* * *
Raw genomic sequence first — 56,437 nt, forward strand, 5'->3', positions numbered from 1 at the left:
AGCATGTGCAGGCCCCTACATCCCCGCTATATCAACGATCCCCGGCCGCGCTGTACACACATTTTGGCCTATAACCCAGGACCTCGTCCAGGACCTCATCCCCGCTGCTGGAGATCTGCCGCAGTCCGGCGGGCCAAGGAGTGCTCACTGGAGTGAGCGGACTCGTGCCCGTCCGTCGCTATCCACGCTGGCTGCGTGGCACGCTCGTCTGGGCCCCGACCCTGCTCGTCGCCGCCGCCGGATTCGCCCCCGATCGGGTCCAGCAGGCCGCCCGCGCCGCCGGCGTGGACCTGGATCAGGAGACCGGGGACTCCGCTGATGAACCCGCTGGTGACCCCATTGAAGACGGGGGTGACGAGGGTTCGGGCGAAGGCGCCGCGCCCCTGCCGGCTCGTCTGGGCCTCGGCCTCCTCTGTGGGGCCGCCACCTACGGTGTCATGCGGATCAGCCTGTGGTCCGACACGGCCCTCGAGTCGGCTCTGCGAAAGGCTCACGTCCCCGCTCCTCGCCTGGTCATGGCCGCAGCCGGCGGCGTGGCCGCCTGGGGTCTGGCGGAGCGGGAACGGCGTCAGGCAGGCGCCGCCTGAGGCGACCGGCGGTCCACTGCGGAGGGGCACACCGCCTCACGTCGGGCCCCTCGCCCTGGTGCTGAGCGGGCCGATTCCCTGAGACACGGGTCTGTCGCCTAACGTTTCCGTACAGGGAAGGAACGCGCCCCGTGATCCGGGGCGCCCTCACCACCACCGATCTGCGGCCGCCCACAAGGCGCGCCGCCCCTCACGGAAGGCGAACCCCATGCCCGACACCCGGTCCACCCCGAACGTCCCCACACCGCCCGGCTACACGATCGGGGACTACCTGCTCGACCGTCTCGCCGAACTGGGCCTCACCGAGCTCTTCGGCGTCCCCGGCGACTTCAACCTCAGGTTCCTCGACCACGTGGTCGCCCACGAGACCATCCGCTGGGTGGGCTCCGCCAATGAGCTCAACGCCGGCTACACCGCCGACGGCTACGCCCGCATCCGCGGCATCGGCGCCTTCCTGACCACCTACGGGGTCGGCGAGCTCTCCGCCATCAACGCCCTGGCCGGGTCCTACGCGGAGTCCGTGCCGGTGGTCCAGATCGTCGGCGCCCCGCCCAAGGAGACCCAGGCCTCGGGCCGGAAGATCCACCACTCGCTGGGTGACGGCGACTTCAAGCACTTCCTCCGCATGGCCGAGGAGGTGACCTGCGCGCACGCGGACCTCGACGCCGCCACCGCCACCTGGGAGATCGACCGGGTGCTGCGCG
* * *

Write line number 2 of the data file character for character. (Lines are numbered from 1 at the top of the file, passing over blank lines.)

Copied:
AGCATGTGCAGGCCCCTACATCCCCGCTATATCAACGATCCCCGGCCGCGCTGTACACACATTTTGGCCTATAACCCAGGACCTCGTCCAGGACCTCATCCCCGCTGCTGGAGATCTGCCGCAGTCCGGCGGGCCAAGGAGTGCTCACTGGAGTGAGCGGACTCGTGCCCGTCCGTCGCTATCCACGCTGGCTGCGTGGCACGCTCGTCTGGGCCCCGACCCTGCTCGTCGCCGCCGCCGGATTCGCCCCCGATCGGGTCCAGCAGGCCGCCCGCGCCGCCGGCGTGGACCTGGATCAGGAGACCGGGGACTCCGCTGATGAACCCGCTGGTGACCCCATTGAAGACGGGGGTGACGAGGGTTCGGGCGAAGGCGCCGCGCCCCTGCCGGCTCGTCTGGGCCTCGGCCTCCTCTGTGGGGCCGCCACCTACGGTGTCATGCGGATCAGCCTGTGGTCCGACACGGCCCTCGAGTCGGCTCTGCGAAAGGCTCACGTCCCCGCTCCTCGCCTGGTCATGGCCGCAGCCGGCGGCGTGGCCGCCTGGGGTCTGGCGGAGCGGGAACGGCGTCAGGCAGGCGCCGCCTGAGGCGACCGGCGGTCCACTGCGGAGGGGCACACCGCCTCACGTCGGGCCCCTCGCCCTGGTGCTGAGCGGGCCGATTCCCTGAGACACGGGTCTGTCGCCTAACGTTTCCGTACAGGGAAGGAACGCGCCCCGTGATCCGGGGCGCCCTCACCACCACCGATCTGCGGCCGCCCACAAGGCGCGCCGCCCCTCACGGAAGGCGAACCCCATGCCCGACACCCGGTCCACCCCGAACGTCCCCACACCGCCCGGCTACACGATCGGGGACTACCTGCTCGACCGTCTCGCCGAACTGGGCCTCACCGAGCTCTTCGGCGTCCCCGGCGACTTCAACCTCAGGTTCCTCGACCACGTGGTCGCCCACGAGACCATCCGCTGGGTGGGCTCCGCCAATGAGCTCAACGCCGGCTACACCGCCGACGGCTACGCCCGCATCCGCGGCATCGGCGCCTTCCTGACCACCTACGGGGTCGGCGAGCTCTCCGCCATCAACGCCCTGGCCGGGTCCTACGCGGAGTCCGTGCCGGTGGTCCAGATCGTCGGCGCCCCGCCCAAGGAGACCCAGGCCTCGGGCCGGAAGATCCACCACTCGCTGGGTGACGGCGACTTCAAGCACTTCCTCCGCATGGCCGAGGAGGTGACCTGCGCGCACGCGGACCTCGACGCCGCCACCGCCACCTGGGAGATCGACCGGGTGCTGCGCG